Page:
Health Care Homes set up to fail, college says

4 minute read

The Health Care Homes trials are set up to fail thanks to government penny-pinching, college says


The centrepiece of Medicare reform to deal with complex and chronic illness has been set up to fail by government penny-pinching, the RACGP says.

Health Minister Sussan Ley blindsided doctors with an announcement late on Friday revealing the first details of the landmark Health Care Homes trials to start in 2017, including a surprise cap on funded GP visits for chronically ill patients.

The RACGP said it was disappointed with the framework, the lack of consultation with doctors and funding curbs for what was supposed to be a centrepiece of Medicare reform.

RACGP president Dr Bastian Seidel said a major concern was the decision to put a five-visit cap on benefits for HCH-registered patients seeing their GP for conditions not related to their chronic conditions.

“It is completely nonsensical,” he said, adding he would not recommend patients  at his rural Tasmania practice take part under those terms.

“An elderly patient with a heart condition and dementia is also coming in for vaccinations, or they might have had a fall, stomach pain, or skin cancer that needs to be removed.

“It’s completely unclear what benefit there would be for patients compared with what is available now – chronic disease management plans  which have been shown to reduce hospital admissions and to improve outcomes … and patients can see their GPs for unlimited reasons if they have acute problems.”

Under the Health Care Home model, practices will receive bundled payments rather than fee-for-service for patients with chronic illnesses, according to three tiers reflecting the seriousness of their condition.

Those with high-risk conditions and complex needs – about 1% of the population – would draw benefits of $1795 a year.  Those with multiple conditions and moderate needs would attract $1267 in benefits, and people with multiple conditions largely self-managed are eligible for $591. 

The proposed cap on acute visits would only lead vulnerable patients to seek care at hospitals, at far greater cost to the taxpayer, Dr Seidel said.

AMA Vice President Dr Tony Bartone said the government should consider putting off the trials, due to start in some 200 practices in 10 geographical areas around the country, in July 2017.

The  government needed to win doctors’ confidence in mapping out a crucial reform that was “too important to fail”, he said.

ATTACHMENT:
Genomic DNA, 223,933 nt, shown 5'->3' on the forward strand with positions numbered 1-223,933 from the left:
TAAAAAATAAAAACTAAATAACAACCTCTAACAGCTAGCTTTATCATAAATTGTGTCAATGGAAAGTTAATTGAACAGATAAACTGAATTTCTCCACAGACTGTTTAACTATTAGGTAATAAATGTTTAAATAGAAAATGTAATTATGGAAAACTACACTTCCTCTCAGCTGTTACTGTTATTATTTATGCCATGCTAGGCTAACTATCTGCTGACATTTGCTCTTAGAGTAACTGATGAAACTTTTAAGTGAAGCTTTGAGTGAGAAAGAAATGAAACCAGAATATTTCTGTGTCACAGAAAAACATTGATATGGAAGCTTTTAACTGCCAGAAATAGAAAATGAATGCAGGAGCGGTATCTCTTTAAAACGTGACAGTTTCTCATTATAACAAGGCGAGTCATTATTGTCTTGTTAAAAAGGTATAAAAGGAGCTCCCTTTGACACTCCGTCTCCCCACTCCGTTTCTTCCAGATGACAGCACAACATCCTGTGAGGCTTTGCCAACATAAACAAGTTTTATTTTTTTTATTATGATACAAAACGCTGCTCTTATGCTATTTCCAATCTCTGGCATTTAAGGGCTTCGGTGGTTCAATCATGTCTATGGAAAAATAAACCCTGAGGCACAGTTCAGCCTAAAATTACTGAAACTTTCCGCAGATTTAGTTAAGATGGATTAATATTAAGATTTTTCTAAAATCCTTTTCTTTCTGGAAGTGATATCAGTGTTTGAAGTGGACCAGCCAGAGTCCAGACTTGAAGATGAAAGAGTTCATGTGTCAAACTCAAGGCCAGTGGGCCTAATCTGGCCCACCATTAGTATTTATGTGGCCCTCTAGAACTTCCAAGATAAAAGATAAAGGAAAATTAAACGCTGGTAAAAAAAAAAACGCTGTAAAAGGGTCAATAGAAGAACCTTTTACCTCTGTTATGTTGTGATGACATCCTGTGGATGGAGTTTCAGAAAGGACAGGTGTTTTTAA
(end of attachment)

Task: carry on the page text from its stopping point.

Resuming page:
“Right from the start we have said this needs to be funded appropriately.  Doctors want to be part of this new approach but if you don’t adequately fund it, they won’t want to play.

“Doctors needed to be taken on a journey,” the Melbourne GP said.

“At the moment, there’s too much confusion and too much rush.  Doctors need time to make their decisions.”

According to Ms Ley’s announcement, doctor have only until December 13 to register their interest in joining the trials.

A webinar to explain details will not be held until November 17.

Like the RACGP, the AMA and other prominent healthcare bodies were not informed in advance of Friday’s announcement.

Dr Seidel said the surprise late-afternoon news was like an episode of the US TV series The West Wing (set in the White House) where communications officials would speak of “taking out the trash”.

The Consumers Health Forum said the five-visit cap threatened to kill the initiative before it got off the ground.

“The patient-centred health care home approach offers a long overdue solution to the contemporary issues our health system is facing: growing complex chronic conditions, poor care and service coordination and the need for better service integration,” CEO Leanne Wells said.

“The overriding concern is that a negative response provoked by the prospect of a cap would doom HCH,” she added.

“The success of HCH will clearly rely heavily on consumer confidence as well as  a positive response from GPs and their willingness to discuss the benefits with their patients. From the reaction of the GP community over the weekend, that seems problematic now.”

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